US retail giant Wal-Mart, the US Chamber of Commerce, the US National Restaurant Association, and nearly a dozen meat, dairy and poultry producers’ organisations have called on the Obama Administration to continue the long-standing agreement that allows Mexican tomatoes access to the US market.
The influential group of businesses, agricultural and food industry organisations warn that special interest efforts to abolish a 16-year US tomato agreement with Mexico could lead to a trade war, which they claim would cost the US economy billions of dollars in exports and tens of thousands of jobs, according to a press release from the Fresh Produce Association of the Americas (FPAA).
“Termination of the tomatoes agreement will benefit no one and will lead only to uncertainty and unpredictability in the market,” Wal-Mart officials wrote in a letter to the US Department of Commerce.
The US Chamber of Commerce has also written to Acting Commerce Secretary Rebecca M Blank supporting continuation of the tomato agreement.
“A potential trade disruption with Mexico could have a devastating impact on US farmers, manufacturers, and service providers and their employees who collectively export hundreds of billions of dollars in goods and services annually to Mexico,” it said.
The US Department of Commerce currently is reviewing the trade agreement in response to Florida tomato growers calling for the of end the pact that has governed the price of imported Mexican vine-ripened tomatoes since 1996.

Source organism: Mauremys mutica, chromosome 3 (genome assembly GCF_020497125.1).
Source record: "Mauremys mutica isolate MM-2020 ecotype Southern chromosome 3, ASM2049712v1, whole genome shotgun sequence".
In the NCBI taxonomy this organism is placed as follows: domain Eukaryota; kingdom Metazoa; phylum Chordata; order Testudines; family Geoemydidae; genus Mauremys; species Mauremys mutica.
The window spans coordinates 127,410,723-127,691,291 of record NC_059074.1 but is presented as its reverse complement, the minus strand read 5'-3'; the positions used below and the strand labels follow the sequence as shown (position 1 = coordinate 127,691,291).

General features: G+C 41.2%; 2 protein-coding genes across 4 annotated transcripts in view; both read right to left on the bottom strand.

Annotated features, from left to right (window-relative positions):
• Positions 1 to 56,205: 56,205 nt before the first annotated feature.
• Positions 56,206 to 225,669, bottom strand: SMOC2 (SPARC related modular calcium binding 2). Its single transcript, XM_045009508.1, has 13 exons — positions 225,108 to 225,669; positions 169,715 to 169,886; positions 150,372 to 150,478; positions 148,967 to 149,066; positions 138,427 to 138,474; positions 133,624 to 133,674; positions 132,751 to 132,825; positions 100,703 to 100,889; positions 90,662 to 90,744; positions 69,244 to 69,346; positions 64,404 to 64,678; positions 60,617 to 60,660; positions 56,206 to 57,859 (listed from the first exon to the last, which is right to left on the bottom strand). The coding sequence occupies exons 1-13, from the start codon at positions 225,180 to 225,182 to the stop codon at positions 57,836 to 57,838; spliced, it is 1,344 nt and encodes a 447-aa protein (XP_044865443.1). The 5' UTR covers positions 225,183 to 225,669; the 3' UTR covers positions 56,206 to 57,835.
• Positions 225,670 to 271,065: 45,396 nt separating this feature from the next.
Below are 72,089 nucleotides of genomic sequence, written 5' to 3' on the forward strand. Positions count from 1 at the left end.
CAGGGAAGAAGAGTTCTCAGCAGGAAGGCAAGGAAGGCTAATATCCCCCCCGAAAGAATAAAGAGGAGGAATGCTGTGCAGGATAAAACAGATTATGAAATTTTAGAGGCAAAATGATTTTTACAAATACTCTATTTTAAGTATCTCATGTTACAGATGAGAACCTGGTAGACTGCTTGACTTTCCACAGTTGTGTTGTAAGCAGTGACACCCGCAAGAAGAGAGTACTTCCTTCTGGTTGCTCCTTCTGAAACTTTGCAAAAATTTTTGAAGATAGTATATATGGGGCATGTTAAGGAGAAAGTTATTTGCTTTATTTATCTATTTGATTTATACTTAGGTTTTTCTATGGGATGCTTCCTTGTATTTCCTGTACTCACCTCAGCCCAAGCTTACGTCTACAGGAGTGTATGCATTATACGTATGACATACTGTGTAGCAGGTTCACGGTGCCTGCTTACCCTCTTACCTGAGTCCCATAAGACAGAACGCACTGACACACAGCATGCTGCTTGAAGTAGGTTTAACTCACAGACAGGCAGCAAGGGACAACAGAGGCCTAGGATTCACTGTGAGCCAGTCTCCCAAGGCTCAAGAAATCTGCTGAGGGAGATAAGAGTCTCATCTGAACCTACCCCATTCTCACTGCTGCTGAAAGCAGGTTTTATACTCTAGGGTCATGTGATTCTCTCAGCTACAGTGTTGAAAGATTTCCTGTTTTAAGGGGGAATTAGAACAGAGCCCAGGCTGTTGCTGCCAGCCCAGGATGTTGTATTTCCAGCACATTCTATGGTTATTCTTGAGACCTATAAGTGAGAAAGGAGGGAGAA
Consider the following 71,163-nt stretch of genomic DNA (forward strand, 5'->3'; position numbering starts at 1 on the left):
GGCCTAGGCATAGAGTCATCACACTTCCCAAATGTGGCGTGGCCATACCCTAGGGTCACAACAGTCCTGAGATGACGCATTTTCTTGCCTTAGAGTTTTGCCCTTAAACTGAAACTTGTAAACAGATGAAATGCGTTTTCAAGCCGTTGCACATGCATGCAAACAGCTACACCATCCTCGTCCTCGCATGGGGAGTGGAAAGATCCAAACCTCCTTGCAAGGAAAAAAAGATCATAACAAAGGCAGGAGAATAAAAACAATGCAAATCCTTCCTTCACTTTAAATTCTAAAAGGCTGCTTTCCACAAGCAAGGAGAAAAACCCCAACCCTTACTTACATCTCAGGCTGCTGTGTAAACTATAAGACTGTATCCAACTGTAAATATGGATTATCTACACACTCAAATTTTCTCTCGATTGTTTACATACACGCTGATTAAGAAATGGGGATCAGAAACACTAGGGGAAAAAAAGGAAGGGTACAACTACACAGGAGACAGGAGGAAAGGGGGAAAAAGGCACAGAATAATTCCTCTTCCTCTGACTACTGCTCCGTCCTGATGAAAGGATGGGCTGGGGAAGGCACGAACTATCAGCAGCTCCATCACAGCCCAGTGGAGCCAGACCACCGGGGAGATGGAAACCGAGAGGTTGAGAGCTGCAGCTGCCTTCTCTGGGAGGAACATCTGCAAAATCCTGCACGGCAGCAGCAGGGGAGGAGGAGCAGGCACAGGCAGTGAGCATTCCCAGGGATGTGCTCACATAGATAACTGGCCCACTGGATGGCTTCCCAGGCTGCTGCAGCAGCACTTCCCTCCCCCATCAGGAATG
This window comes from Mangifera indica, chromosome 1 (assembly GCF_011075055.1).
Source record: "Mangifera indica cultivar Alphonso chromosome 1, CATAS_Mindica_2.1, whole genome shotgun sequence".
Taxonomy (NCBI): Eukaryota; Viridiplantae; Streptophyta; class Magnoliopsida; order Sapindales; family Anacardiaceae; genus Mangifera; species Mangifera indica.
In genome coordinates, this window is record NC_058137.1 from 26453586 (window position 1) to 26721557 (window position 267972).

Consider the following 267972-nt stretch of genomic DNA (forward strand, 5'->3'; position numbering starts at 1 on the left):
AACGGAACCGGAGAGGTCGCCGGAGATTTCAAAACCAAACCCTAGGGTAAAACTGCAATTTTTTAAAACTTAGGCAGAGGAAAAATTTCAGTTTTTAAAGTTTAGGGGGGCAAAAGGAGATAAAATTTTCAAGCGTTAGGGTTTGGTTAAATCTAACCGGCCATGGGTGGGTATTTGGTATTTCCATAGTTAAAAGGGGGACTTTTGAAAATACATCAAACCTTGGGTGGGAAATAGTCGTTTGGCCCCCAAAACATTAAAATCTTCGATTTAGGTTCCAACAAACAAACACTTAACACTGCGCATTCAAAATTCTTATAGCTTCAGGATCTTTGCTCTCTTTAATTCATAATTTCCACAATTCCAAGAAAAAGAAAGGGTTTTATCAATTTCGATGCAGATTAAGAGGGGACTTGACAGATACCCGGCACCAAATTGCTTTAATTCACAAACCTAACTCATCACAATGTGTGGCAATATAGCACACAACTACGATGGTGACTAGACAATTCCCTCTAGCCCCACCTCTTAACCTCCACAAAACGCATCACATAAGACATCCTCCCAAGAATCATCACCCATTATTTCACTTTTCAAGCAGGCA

FPAA claims Florida growers are trying to circumvent the legal requirements of the agreement by demanding that it be terminated immediately.
“They are hoping that the administration will bow to political pressure during a close election instead of following the provisions of the agreement,” FPAA said.
The association believes the agreement has also allowed consumers greater tomato selections, particularly in winter months when the vine-ripened Mexican tomatoes are available in US stores.
The National Restaurant Association, the leading business organisation for the restaurant and food service industry, is also backing the cause of Mexican suppliers.
“Unpredictable, and possibly higher tomato prices could negatively impact industry operations,” it explained.
The US food and restaurant industry accounts for more than one-third of all the tomatoes consumed in America, according to the trade group.
Agricultural groups representing meat, dairy and poultry producers claim they are concerned about impact of a trade war on jobs and their industries.
“The $100 billion US produce market is now globally integrated, and up to $7 billion of the industry is comprised of fruits and vegetables from Mexico, affecting tens of thousands of US workers,” Raul M Grijalva (D-AZ) wrote in a letter to the Commerce Department.
“Ending this agreement will put people out of work, reduce the variety and quality of tomatoes available to consumers and hurt all Americans by raising prices at the supermarket check-out line.”